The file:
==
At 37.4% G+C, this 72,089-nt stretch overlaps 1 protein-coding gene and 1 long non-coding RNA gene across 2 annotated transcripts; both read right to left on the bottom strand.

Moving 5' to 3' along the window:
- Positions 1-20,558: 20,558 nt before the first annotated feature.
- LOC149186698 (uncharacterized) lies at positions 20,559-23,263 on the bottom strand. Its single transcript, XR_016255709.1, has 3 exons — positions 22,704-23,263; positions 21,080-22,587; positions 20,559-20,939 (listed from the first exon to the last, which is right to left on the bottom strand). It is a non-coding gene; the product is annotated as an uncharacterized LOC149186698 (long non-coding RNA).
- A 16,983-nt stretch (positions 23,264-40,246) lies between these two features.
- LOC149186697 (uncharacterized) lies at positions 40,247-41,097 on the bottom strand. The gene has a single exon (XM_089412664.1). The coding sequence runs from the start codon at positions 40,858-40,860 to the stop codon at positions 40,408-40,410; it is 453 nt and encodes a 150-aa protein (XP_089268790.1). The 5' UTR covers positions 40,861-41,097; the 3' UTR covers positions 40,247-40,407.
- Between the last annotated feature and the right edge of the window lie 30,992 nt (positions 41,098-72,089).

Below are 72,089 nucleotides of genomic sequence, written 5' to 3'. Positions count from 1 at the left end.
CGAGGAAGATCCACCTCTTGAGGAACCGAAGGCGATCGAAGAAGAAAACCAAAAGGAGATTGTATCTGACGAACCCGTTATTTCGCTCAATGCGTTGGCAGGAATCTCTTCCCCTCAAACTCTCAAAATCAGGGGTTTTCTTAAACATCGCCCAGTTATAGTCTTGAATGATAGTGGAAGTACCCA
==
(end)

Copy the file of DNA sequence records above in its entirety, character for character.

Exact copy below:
At 37.4% G+C, this 72,089-nt stretch overlaps 1 protein-coding gene and 1 long non-coding RNA gene across 2 annotated transcripts; both read right to left on the bottom strand.

Moving 5' to 3' along the window:
- Positions 1-20,558: 20,558 nt before the first annotated feature.
- LOC149186698 (uncharacterized) lies at positions 20,559-23,263 on the bottom strand. Its single transcript, XR_016255709.1, has 3 exons — positions 22,704-23,263; positions 21,080-22,587; positions 20,559-20,939 (listed from the first exon to the last, which is right to left on the bottom strand). It is a non-coding gene; the product is annotated as an uncharacterized LOC149186698 (long non-coding RNA).
- A 16,983-nt stretch (positions 23,264-40,246) lies between these two features.
- LOC149186697 (uncharacterized) lies at positions 40,247-41,097 on the bottom strand. The gene has a single exon (XM_089412664.1). The coding sequence runs from the start codon at positions 40,858-40,860 to the stop codon at positions 40,408-40,410; it is 453 nt and encodes a 150-aa protein (XP_089268790.1). The 5' UTR covers positions 40,861-41,097; the 3' UTR covers positions 40,247-40,407.
- Between the last annotated feature and the right edge of the window lie 30,992 nt (positions 41,098-72,089).

Below are 72,089 nucleotides of genomic sequence, written 5' to 3'. Positions count from 1 at the left end.
CGAGGAAGATCCACCTCTTGAGGAACCGAAGGCGATCGAAGAAGAAAACCAAAAGGAGATTGTATCTGACGAACCCGTTATTTCGCTCAATGCGTTGGCAGGAATCTCTTCCCCTCAAACTCTCAAAATCAGGGGTTTTCTTAAACATCGCCCAGTTATAGTCTTGAATGATAGTGGAAGTACCCA